Suddenly the fellow in the wagon twisted toward them and a ball of red light flashed from his hand, hitting Erik square in the chest. With no warning, Erik turned the bow on Torsten.

“Hey, watch that thing!” Torsten yelled. He got his shield up just in time to catch the arrow. “Have you lost your mind, lad?” He brandished his shield at the young fellow.

“I, I, didn’t mean to!” Erik dropped his bow, drew his sword, and lunged at Torsten.

“Stop it, what’s gotten into you?” Torsten easily blocked the lad’s thrust.

“I don’t know, I can’t help myself!” The lad took another swing. “Just keep blocking! For Talos’s sake, I don’t want to hurt you!”

“Hah, with those sword skills?” For once he was happy for the lad’s lack of diligence in training.

But he shouldn’t make jests. The Breton was probably getting away. He couldn’t even look over his shoulder to be sure, he was so busy blocking blows.

Erik struck his shield particularly hard, and Torsten responded out of reflex. Fortunately he was able to turn his sword just in time, instead whacking Erik on the helmet with the hilt.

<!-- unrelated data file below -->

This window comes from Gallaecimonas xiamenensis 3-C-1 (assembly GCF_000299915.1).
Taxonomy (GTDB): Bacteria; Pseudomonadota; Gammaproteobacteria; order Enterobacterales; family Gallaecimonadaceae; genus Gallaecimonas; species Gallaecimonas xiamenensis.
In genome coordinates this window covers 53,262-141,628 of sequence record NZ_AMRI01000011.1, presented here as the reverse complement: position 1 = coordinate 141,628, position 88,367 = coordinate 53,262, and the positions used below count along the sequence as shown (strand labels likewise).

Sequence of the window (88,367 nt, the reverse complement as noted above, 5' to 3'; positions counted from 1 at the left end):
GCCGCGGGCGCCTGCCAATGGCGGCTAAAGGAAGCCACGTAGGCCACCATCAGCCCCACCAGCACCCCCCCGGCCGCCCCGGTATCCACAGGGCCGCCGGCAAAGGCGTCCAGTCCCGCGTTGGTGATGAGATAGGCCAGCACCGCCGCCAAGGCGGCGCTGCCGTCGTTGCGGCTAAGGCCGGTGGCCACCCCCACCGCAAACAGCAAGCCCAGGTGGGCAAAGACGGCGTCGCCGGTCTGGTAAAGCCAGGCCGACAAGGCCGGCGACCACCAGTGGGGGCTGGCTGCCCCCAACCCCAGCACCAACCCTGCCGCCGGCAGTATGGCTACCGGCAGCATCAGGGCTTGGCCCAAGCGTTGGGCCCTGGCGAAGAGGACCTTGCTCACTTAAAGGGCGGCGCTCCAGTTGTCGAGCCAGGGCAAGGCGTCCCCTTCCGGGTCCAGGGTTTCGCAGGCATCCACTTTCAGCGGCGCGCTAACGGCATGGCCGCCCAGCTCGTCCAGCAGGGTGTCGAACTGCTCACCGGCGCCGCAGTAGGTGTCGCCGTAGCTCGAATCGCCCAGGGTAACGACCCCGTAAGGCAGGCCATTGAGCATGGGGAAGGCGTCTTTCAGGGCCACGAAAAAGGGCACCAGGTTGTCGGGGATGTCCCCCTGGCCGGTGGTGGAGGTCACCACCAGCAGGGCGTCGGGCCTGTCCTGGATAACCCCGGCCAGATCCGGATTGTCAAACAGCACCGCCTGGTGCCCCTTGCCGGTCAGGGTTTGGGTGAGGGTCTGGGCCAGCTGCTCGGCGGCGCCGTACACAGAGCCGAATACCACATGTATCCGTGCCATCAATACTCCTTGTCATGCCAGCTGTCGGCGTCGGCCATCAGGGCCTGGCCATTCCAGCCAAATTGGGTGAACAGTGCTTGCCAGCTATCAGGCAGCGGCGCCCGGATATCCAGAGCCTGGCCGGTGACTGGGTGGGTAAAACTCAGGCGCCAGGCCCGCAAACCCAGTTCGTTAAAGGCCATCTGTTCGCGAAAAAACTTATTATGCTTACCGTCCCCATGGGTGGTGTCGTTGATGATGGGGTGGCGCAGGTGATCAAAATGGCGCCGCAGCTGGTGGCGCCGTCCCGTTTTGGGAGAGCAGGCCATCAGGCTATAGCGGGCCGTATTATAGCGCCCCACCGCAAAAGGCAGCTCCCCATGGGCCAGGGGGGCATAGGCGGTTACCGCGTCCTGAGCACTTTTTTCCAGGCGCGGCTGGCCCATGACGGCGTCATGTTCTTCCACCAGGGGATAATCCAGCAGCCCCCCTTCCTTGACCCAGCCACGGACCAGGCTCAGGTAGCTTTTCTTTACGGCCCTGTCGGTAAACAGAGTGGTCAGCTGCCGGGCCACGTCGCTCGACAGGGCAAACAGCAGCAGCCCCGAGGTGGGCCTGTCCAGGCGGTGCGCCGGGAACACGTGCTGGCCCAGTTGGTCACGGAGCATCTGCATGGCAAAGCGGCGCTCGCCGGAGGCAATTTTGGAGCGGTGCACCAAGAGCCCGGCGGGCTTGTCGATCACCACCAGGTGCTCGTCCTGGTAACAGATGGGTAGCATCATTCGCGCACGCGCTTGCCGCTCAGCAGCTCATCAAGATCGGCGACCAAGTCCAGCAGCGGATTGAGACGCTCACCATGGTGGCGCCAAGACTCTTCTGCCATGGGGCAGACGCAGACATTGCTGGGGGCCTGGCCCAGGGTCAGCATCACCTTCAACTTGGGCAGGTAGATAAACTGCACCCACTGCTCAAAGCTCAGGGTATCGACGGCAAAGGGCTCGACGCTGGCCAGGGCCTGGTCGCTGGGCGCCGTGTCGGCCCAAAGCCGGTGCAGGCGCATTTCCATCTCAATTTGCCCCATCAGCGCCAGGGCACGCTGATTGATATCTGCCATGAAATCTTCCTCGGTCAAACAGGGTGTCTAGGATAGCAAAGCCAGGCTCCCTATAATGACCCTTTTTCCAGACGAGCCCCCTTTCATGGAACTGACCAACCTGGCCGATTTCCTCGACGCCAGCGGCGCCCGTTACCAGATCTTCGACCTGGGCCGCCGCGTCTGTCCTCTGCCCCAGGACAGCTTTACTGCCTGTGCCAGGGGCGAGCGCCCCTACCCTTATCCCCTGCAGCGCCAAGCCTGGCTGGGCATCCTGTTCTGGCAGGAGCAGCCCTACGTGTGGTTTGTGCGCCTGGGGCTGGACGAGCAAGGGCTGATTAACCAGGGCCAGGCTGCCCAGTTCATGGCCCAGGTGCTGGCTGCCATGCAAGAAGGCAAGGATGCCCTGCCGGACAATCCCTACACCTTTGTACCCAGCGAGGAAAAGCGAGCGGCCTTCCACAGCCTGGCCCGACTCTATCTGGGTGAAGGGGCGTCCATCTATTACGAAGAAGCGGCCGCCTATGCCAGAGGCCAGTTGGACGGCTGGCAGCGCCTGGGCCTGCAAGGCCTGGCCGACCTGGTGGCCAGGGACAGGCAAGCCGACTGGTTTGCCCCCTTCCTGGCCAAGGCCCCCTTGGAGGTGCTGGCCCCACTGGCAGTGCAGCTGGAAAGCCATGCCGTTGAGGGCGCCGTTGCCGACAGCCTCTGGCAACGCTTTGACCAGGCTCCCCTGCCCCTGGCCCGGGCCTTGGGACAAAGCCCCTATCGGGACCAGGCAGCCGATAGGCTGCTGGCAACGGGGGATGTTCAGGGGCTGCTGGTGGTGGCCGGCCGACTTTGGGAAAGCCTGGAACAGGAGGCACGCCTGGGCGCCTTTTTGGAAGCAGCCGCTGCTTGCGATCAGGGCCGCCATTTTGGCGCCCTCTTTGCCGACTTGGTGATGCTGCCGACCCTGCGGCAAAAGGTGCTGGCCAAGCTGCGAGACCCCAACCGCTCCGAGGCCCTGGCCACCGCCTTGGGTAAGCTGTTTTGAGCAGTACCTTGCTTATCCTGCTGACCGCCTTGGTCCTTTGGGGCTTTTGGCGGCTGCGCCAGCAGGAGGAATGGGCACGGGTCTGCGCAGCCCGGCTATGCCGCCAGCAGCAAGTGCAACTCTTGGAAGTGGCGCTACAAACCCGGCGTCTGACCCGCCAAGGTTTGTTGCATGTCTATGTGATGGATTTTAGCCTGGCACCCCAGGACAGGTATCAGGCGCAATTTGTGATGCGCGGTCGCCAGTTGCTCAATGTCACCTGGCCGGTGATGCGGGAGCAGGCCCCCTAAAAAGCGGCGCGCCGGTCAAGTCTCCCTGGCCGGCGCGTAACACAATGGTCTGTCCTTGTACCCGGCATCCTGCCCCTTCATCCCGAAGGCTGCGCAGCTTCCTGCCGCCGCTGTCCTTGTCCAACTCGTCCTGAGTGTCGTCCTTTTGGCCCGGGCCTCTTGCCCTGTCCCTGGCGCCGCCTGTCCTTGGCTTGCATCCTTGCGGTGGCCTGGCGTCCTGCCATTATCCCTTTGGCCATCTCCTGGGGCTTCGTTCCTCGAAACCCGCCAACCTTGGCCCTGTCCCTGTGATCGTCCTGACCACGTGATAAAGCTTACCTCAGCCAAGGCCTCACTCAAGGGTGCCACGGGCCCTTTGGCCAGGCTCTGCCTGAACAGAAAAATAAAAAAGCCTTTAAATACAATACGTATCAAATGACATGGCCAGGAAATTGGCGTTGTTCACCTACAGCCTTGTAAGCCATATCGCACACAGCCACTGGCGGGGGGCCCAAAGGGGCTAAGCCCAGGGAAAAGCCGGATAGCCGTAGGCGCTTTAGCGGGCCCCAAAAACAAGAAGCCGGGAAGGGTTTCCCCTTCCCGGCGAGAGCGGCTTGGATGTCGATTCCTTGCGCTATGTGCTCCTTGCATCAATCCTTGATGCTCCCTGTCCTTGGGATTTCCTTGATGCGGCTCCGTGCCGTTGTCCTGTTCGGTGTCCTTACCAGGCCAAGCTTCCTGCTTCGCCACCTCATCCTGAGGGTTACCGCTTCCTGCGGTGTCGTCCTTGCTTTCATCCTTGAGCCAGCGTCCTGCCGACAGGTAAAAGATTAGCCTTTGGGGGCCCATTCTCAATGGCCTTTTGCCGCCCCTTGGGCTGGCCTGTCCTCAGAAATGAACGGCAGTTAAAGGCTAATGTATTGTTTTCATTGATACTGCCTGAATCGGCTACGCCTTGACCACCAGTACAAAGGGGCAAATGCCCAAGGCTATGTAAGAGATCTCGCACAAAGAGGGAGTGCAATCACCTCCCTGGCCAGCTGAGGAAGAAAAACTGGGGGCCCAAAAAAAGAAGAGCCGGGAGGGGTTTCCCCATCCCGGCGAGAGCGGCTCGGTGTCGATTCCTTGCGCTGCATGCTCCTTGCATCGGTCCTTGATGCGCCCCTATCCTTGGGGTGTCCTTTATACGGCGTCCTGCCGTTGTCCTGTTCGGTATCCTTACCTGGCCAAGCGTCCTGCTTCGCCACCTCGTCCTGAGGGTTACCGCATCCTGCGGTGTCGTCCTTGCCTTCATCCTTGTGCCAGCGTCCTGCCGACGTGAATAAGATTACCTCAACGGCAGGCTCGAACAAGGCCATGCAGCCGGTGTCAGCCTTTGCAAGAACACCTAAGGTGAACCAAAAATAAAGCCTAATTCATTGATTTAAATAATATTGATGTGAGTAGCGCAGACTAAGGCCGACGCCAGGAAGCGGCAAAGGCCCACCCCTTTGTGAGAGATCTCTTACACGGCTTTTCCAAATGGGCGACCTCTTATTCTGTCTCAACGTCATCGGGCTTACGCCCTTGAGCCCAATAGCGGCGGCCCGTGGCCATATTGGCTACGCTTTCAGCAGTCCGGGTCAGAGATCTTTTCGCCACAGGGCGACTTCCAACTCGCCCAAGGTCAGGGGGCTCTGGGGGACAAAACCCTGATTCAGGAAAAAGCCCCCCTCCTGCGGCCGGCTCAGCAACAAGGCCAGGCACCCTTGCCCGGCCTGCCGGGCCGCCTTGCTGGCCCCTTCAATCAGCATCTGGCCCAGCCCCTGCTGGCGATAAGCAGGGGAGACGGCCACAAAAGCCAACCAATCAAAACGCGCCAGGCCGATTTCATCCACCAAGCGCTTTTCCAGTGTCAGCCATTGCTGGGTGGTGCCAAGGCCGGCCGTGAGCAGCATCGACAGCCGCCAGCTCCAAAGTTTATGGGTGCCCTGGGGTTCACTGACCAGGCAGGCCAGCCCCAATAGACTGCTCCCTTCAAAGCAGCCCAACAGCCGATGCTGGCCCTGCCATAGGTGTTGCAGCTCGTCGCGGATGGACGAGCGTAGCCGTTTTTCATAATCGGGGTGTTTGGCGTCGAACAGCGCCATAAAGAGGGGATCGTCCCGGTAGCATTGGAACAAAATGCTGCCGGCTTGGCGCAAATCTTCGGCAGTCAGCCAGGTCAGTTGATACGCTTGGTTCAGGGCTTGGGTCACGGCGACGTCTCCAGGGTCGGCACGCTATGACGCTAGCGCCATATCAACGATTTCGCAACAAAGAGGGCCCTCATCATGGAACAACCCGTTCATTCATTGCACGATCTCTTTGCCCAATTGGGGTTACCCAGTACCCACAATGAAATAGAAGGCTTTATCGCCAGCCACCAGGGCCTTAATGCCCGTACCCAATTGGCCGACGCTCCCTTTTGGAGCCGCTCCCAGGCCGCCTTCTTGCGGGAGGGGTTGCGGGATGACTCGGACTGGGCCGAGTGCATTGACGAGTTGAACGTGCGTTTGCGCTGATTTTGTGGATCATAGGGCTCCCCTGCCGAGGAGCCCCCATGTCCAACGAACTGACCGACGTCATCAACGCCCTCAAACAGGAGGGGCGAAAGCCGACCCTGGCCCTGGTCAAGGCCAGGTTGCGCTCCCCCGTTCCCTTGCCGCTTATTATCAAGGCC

“Ow! I said I can’t help it!”

“I know, lad, but it’s a melee, after all.” Maybe the best thing would be to just knock him out. But difficult to do with the thick iron face-guards attached to their iron helms.

Finally the spell wore off and Erik lowered his weapon, panting. “I’m glad that’s over.”

“And be glad neither of us is dead.” Torsten looked down the road, but the mage was long gone.

“Come on, to the horses!”

“But he’ll just hex one of us again! If he hexes you, I’m done for!”

“We’ll keep our distance. Let me think what to do while we give chase.”

They caught sight of the wagon just as it turned onto the dirt track that bypassed Shor’s Stone and Fort Greenwall. Erik was right, they couldn’t do this alone. There was only one thing for it: ride like Oblivion to the fort and get help. With luck, they’d cut the wagon off before it rejoined the main road.

“Come on, lad!” Torsten dug his boots into his horse’s flanks and they dashed toward Shor’s Stone.